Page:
The Beyond Meat Bust

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It’s been a tough couple of months for Beyond Meat.

McDonald’s announced it would no longer continue to test its McPlant burger, made with Beyond Meat. Beyond is facing lawsuits on multiple fronts, including one class action lawsuit which alleges that Beyond Meat overreports its protein content by as much as 30 percent. And Taco Bell announced that it was going to test its own proprietary fake meat product while it tests Beyond Meat.

The company has also stumbled in other major tests this year. The imitation meat tests run at both Pizza Hut (synthetic pepperoni) and KFC (plant-based nuggets) seem to have come and gone without much fanfare.

In turn, investors are running for the hills.

Beyond Meat lost $97.1 million during the second quarter of this year. Its stock price is nearly a tenth of what it was valued at in July 2019.

Savvy sharks can smell the blood in the water and are continuing to short Beyond’s stock. By shorting a stock, investors can make money when a company fails. According to a report in Entrepreneur, Beyond is one of the top five most shorted mid-cap stocks in the United States.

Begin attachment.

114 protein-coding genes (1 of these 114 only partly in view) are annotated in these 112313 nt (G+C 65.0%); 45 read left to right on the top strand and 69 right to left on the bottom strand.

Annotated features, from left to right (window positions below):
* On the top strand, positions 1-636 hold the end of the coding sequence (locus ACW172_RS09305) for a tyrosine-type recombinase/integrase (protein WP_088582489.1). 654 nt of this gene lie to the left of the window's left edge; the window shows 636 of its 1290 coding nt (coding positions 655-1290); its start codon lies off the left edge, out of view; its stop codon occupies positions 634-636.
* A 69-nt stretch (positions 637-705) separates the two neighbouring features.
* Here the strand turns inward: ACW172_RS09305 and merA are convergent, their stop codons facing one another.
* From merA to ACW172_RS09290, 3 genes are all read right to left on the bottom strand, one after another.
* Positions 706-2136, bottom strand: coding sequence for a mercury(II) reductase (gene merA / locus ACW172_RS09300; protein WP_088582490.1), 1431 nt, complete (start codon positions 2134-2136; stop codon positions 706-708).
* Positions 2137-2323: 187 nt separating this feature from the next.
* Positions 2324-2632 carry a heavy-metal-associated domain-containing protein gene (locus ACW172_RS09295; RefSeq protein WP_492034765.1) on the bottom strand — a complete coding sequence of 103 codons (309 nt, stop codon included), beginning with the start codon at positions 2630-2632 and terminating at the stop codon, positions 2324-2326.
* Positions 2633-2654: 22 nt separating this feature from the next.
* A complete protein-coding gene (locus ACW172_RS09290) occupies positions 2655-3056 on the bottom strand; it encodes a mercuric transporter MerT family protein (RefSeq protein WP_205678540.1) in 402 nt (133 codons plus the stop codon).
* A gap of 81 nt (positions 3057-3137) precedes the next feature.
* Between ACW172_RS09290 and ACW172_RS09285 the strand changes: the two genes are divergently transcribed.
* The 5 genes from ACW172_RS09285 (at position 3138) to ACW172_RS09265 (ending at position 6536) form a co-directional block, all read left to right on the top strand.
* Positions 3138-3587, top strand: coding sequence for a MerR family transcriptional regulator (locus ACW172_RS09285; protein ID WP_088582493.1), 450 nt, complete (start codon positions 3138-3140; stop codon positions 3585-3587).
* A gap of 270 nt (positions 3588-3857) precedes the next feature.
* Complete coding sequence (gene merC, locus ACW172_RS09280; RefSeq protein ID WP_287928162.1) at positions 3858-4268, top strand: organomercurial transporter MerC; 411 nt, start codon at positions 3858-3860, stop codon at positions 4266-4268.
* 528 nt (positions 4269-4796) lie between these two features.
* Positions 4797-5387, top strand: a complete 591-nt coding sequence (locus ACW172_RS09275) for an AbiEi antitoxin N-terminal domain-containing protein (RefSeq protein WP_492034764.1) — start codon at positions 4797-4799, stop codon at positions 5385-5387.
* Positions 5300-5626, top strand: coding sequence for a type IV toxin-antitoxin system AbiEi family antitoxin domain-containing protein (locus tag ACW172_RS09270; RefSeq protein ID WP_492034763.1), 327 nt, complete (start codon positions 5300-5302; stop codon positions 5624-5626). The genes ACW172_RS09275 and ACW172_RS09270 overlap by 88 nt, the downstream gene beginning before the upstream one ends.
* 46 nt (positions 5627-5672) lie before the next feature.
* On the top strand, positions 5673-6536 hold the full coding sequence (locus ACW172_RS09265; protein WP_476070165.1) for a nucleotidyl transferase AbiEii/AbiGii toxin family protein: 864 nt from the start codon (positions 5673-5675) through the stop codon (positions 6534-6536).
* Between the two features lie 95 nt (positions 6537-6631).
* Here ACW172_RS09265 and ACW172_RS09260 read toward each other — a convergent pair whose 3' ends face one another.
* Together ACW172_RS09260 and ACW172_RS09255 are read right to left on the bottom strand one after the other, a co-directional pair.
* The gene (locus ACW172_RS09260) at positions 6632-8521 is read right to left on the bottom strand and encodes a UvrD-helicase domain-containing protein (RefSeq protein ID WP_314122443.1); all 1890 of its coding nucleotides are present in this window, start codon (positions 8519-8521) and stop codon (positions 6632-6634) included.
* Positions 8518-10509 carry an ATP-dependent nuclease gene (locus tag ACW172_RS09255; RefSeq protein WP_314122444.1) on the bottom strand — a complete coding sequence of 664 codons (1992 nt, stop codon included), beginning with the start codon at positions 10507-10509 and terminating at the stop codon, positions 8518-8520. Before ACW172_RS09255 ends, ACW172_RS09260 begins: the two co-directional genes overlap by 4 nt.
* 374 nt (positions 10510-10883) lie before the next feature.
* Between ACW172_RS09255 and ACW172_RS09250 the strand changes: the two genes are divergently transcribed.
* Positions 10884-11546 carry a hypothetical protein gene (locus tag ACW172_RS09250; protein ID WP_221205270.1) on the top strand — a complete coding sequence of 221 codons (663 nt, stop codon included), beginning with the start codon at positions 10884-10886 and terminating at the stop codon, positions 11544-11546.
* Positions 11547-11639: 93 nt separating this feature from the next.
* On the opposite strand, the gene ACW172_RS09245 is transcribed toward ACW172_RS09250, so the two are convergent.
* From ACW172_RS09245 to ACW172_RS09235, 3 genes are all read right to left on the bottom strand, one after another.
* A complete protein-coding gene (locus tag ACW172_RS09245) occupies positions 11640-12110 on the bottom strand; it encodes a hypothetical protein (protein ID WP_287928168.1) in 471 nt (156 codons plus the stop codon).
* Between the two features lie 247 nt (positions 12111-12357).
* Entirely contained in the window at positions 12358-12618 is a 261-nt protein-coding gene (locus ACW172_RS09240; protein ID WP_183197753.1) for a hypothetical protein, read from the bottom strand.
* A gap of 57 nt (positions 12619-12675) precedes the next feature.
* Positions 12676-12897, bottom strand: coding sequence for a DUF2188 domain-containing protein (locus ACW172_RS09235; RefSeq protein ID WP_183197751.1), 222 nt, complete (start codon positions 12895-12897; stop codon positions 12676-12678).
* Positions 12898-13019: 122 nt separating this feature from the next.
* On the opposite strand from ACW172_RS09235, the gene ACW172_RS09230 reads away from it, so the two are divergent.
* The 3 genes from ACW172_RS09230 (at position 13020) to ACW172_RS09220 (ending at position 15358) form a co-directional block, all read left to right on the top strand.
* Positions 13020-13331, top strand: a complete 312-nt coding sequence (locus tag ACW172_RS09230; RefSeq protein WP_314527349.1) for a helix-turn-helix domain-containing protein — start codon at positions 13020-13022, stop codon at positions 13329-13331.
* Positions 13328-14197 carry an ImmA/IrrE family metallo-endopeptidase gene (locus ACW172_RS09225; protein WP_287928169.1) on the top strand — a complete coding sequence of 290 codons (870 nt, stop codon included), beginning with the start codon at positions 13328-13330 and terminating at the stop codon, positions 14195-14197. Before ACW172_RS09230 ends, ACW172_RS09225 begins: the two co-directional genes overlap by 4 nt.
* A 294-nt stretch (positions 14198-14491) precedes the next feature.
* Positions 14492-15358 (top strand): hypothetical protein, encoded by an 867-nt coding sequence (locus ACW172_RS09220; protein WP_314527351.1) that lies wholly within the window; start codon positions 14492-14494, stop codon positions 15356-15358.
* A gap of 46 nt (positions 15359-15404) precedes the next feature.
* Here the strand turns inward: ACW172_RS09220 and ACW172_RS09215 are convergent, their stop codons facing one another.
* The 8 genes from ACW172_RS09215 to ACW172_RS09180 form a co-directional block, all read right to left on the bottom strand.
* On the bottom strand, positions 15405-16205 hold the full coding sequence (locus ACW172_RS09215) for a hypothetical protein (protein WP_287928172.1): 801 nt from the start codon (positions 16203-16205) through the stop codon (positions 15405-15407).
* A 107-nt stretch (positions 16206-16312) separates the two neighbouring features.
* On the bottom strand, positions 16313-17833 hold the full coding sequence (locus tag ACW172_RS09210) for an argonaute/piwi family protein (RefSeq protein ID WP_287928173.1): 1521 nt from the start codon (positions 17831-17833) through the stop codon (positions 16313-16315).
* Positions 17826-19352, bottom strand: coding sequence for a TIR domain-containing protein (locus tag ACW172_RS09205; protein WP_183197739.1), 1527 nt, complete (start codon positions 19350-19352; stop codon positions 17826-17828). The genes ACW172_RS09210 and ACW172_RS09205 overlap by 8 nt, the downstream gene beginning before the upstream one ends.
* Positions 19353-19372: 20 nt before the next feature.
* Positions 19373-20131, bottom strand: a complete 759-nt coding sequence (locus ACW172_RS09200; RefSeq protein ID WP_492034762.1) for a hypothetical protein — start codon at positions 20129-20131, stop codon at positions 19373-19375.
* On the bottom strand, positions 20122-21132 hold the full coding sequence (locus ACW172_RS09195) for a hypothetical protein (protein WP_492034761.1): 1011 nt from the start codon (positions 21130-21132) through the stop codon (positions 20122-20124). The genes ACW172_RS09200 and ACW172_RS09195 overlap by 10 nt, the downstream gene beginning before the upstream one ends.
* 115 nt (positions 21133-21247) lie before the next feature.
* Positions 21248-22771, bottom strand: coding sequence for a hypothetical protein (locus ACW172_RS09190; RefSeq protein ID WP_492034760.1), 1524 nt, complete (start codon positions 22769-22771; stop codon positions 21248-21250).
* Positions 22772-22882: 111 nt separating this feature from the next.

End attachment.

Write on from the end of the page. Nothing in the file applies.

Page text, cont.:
It wasn’t always this way. The company’s plant-based burgers were initially marketed as the food of the future. And investors wanted to be part of that effort. But consumers weren’t sold.

Beyond Meat has struggled to capture the attention of consumers largely because of its lackluster taste and rubbery texture. Not even KFC’s special mix of seasonings could stop the Beyond nuggets from being compared to “fried erasers” in one food review.

Moreover, many consumers are realizing that the “plant-based” product is not nearly as healthy as it sounds. One recent study published in the Journal of Agricultural and Food Chemistry revealed that the protein from synthetic chicken is not digested as thoroughly as real chicken, leaving consumers without as much key nutrition.

Additionally, the use of ultra-processed ingredients such as methylcellulose has turned off those looking for less processed options. One ingredient in Beyond Meat’s imitation chicken, titanium oxide, has been tagged as “unfit for human consumption” in a recent California lawsuit.

While Beyond Meat’s demise has been public, it likely isn’t the only fake meat company struggling to reach investors’ expectations. Beyond is currently one of the only exclusively plant-based food companies that is publicly traded. In turn, its financial struggles are much more clear for consumers to see.

There are hints, however, that other brands may be struggling. Kellogg’s, for example, announced earlier this year that it would be spinning off and potentially selling its MorningStar Farms faux meat brand. Canadian company Maple Leaf Foods has also cooled on fake meat.

Investors may have thought fake meat stock options were going to the moon but the money – and American tastebuds – don’t lie. Fake meat is a fad; not the future.